Louisville Customs seizures continue to set records
LOUISVILLE, Ky. (WTVQ) – U.S. Customs and Border Protection (CBP) officers in Louisville are seeing unfathomable increases in illicit and dangerous items arriving at the port of Louisville, with some seizures breaking previous records.
CBP officers around the nation are stationed at Express Consignment Operation hubs to examine packages that arrive or transit through the U.S. nightly. The officers in Louisville seize contraband that could damage our economy, to include the U.S. agriculture, and that are dangerous or fatal if ingested.
Louisville CBP utilizes a layered enforcement strategy which includes advanced electronic data, x-ray screening, canine resources, rapid onsite identification of unknown substance, and the experience and knowledge of the officers to find these illegal shipments.
So far, during this Fiscal Year from Oct. 1 through now, CBP officers have seen an increase in cocaine seizures (769%), ketamine seizures (1,338%), methamphetamine seizures (796%) and steroid seizures (3,667%) in comparison to Oct. 1, 2019 to Sept. 30, 2020 and this fiscal year still has 45 days left.
Another record that has been set this year is the amount of counterfeit currency that has been seized. During the last fiscal year, CBP recorded zero counterfeit currency seizures, but so far, this fiscal year, officers have seized $122.5 million of phony bills with a couple notable seizures occurring just last week.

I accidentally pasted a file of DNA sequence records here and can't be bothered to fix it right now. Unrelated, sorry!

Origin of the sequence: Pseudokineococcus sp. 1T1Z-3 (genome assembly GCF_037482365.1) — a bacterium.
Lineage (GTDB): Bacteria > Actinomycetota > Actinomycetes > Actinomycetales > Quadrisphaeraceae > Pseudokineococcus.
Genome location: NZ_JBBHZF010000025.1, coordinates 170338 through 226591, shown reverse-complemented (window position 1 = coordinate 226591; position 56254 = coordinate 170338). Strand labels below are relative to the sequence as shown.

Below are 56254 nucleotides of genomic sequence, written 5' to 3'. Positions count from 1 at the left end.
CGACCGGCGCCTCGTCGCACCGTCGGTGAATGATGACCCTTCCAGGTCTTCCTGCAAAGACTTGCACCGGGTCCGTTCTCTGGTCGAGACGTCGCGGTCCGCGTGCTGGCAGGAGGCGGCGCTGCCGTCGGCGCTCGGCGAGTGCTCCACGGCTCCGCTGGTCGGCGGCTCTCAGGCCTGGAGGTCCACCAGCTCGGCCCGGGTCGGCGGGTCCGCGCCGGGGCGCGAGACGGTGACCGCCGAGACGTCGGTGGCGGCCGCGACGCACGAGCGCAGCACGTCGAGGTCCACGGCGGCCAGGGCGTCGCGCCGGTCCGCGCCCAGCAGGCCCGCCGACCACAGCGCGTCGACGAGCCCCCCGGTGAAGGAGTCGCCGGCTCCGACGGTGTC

On August 9, CBP officers seized $61.4 million of counterfeit currency enroute from Turkey and destined to Memphis, Tennessee.
On August 10, CBP officers seized another shipment that contained $40.77 million of counterfeit currency enroute from Turkey, but this time destined to Charlotte, North Carolina.
The shipments were listed as prop money and were in $100 denominations. These counterfeits were ultimately turned over to the U.S. Secret Service.
Officers are also protecting the consumer from deadly medications. Many consumers are going online and purchasing adulterated honey, laced with the erectile dysfunction medications Sildenafil and Tadalafil.
Since the start of this fiscal year, officers have seized almost nine tons, an eye-popping 17,636 pounds of this dangerous product. The FDA has warned consumers against purchasing these products, but CBP officers are seeing these shipments become common place.
“The knowledge and unwavering dedication displayed by our uniformed officers, Import Specialist, and those employees that support frontline operations is key to our success,” said LaFonda Sutton-Burke, Director, Field Operations, Chicago Field Office. “Regardless of the environments our men and women are assigned, we are all linked through our commitment to serve our country and our communities.”
Other notable trends: CBP officers in Louisville have seized $12 million of counterfeit items when compared to last year. Weapons seizures are up 121%, counterfeit passports seizures are up 88%, FDA seizures are up 883%, and pest interceptions are up 525%.
“The work of our Officers and Agriculture Specialists has been incredible and their dedication to CBP’s enforcement mission is evident when you look at these seizures,” said Thomas Mahn, Port Director-Louisville. “Criminals are persistent in their attempts to smuggle their products into the U.S.; however, through our hard work and vigilance we will continue to intercept these dangerous items at our port of entry before they can harm our communities.”